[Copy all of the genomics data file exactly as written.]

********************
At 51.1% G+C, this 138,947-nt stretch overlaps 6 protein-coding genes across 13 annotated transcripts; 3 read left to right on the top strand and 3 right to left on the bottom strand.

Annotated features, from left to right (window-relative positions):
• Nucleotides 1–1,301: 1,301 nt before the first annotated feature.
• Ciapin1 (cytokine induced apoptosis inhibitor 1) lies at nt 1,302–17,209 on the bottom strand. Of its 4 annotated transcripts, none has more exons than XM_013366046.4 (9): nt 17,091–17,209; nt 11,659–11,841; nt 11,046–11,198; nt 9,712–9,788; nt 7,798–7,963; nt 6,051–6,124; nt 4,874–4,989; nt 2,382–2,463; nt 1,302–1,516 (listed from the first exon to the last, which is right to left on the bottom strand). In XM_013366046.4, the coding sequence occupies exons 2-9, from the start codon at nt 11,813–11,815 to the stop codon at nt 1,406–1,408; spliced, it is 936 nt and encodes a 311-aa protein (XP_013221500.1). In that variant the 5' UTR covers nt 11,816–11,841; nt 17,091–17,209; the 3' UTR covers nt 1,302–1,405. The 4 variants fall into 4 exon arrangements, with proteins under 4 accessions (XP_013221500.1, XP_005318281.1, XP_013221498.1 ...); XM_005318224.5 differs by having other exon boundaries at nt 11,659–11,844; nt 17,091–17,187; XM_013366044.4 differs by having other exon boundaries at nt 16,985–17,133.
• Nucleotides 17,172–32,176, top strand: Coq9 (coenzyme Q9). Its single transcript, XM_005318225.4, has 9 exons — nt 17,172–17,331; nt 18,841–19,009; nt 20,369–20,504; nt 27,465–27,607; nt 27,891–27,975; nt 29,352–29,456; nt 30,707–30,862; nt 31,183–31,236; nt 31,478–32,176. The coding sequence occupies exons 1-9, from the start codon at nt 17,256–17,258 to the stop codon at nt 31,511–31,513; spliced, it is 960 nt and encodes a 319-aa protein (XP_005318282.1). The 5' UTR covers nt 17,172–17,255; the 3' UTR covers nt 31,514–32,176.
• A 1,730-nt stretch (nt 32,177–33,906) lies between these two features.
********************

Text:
At 51.1% G+C, this 138,947-nt stretch overlaps 6 protein-coding genes across 13 annotated transcripts; 3 read left to right on the top strand and 3 right to left on the bottom strand.

Annotated features, from left to right (window-relative positions):
• Nucleotides 1–1,301: 1,301 nt before the first annotated feature.
• Ciapin1 (cytokine induced apoptosis inhibitor 1) lies at nt 1,302–17,209 on the bottom strand. Of its 4 annotated transcripts, none has more exons than XM_013366046.4 (9): nt 17,091–17,209; nt 11,659–11,841; nt 11,046–11,198; nt 9,712–9,788; nt 7,798–7,963; nt 6,051–6,124; nt 4,874–4,989; nt 2,382–2,463; nt 1,302–1,516 (listed from the first exon to the last, which is right to left on the bottom strand). In XM_013366046.4, the coding sequence occupies exons 2-9, from the start codon at nt 11,813–11,815 to the stop codon at nt 1,406–1,408; spliced, it is 936 nt and encodes a 311-aa protein (XP_013221500.1). In that variant the 5' UTR covers nt 11,816–11,841; nt 17,091–17,209; the 3' UTR covers nt 1,302–1,405. The 4 variants fall into 4 exon arrangements, with proteins under 4 accessions (XP_013221500.1, XP_005318281.1, XP_013221498.1 ...); XM_005318224.5 differs by having other exon boundaries at nt 11,659–11,844; nt 17,091–17,187; XM_013366044.4 differs by having other exon boundaries at nt 16,985–17,133.
• Nucleotides 17,172–32,176, top strand: Coq9 (coenzyme Q9). Its single transcript, XM_005318225.4, has 9 exons — nt 17,172–17,331; nt 18,841–19,009; nt 20,369–20,504; nt 27,465–27,607; nt 27,891–27,975; nt 29,352–29,456; nt 30,707–30,862; nt 31,183–31,236; nt 31,478–32,176. The coding sequence occupies exons 1-9, from the start codon at nt 17,256–17,258 to the stop codon at nt 31,511–31,513; spliced, it is 960 nt and encodes a 319-aa protein (XP_005318282.1). The 5' UTR covers nt 17,172–17,255; the 3' UTR covers nt 31,514–32,176.
• A 1,730-nt stretch (nt 32,177–33,906) lies between these two features.